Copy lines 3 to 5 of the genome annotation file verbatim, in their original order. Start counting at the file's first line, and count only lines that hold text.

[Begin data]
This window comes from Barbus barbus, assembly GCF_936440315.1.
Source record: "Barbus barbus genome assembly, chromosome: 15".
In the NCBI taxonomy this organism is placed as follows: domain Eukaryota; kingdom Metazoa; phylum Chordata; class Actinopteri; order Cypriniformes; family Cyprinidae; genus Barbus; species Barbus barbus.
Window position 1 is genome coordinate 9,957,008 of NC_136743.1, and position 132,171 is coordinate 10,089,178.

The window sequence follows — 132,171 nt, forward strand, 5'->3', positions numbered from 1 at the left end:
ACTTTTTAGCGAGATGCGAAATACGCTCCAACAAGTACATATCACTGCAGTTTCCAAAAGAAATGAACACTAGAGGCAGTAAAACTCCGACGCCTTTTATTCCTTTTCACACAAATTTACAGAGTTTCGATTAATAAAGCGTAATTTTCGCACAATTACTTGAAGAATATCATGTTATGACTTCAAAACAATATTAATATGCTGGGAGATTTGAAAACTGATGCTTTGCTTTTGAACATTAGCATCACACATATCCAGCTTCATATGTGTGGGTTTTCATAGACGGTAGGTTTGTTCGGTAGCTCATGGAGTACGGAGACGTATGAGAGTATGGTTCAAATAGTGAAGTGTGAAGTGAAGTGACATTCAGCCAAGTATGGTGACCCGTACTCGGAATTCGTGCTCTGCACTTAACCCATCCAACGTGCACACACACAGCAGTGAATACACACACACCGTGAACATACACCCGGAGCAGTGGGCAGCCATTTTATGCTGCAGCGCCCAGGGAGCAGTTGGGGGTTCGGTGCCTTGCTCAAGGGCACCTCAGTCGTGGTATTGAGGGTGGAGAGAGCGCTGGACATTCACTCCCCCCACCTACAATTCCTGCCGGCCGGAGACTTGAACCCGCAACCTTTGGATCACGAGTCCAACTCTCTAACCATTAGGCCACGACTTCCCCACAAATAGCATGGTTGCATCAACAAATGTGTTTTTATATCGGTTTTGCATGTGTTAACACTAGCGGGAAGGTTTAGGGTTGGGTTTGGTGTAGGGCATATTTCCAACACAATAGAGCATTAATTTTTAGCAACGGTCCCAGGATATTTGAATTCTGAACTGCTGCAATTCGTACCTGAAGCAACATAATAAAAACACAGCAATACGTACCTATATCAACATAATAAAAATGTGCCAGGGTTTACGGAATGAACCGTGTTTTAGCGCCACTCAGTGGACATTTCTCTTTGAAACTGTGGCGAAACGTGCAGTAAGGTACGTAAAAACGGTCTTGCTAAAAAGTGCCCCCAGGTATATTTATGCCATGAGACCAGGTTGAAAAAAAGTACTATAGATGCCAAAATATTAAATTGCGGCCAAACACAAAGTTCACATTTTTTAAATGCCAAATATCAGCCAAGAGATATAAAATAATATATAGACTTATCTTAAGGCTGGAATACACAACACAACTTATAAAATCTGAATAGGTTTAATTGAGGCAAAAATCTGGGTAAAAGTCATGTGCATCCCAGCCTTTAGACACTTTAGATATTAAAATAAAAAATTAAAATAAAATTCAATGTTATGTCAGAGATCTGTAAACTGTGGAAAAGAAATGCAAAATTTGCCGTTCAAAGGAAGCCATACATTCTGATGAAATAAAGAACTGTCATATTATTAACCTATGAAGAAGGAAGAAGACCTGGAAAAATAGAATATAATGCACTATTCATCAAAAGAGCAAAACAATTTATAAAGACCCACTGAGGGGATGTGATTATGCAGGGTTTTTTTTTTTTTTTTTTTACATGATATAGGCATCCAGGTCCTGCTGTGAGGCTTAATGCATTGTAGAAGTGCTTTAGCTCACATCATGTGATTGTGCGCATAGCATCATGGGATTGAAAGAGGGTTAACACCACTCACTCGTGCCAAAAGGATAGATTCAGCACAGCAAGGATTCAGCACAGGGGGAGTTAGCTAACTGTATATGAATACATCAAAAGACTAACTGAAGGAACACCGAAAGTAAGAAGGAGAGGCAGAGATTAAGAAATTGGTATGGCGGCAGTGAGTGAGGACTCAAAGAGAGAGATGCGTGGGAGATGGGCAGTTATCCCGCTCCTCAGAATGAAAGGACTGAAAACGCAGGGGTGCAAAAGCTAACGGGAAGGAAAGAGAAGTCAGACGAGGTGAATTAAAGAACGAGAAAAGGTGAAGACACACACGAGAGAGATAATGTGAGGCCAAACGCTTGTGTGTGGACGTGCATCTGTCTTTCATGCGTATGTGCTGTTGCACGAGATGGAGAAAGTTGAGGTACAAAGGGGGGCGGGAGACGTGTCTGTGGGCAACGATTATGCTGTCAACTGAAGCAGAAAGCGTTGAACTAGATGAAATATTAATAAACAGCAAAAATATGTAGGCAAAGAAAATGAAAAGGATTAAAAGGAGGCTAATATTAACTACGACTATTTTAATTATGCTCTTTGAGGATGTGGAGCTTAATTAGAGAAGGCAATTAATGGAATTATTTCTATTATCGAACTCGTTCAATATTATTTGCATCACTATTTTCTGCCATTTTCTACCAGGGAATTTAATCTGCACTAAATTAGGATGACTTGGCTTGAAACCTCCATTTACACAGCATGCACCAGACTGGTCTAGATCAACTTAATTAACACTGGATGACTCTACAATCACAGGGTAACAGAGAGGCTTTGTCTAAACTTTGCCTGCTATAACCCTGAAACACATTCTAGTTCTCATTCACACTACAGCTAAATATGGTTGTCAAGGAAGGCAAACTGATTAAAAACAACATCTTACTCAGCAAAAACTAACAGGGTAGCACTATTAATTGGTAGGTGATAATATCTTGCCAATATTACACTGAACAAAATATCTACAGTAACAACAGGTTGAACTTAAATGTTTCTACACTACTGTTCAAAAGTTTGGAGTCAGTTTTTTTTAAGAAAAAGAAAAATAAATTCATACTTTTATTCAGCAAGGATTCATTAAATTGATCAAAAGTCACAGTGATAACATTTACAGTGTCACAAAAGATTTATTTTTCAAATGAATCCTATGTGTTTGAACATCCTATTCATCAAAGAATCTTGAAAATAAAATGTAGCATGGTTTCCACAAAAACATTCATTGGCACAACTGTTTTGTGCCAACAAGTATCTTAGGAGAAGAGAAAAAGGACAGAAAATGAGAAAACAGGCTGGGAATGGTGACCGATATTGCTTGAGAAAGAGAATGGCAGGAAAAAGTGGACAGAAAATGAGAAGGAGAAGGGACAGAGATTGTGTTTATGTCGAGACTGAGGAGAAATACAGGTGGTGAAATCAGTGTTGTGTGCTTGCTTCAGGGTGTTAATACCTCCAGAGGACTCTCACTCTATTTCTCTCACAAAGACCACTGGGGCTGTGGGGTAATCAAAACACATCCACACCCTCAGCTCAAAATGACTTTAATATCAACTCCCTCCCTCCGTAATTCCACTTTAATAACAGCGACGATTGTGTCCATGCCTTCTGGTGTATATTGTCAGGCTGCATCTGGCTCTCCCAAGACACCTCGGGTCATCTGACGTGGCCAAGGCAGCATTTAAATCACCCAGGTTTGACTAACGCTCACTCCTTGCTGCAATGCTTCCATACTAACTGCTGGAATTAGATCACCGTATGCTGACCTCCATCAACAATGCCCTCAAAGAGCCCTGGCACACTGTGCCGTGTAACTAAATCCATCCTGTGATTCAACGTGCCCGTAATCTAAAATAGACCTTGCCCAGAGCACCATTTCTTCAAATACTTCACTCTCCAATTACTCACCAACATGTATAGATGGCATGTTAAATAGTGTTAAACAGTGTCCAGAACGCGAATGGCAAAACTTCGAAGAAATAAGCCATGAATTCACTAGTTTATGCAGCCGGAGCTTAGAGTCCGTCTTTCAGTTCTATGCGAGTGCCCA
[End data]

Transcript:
In the NCBI taxonomy this organism is placed as follows: domain Eukaryota; kingdom Metazoa; phylum Chordata; class Actinopteri; order Cypriniformes; family Cyprinidae; genus Barbus; species Barbus barbus.
Window position 1 is genome coordinate 9,957,008 of NC_136743.1, and position 132,171 is coordinate 10,089,178.

The window sequence follows — 132,171 nt, forward strand, 5'->3', positions numbered from 1 at the left end: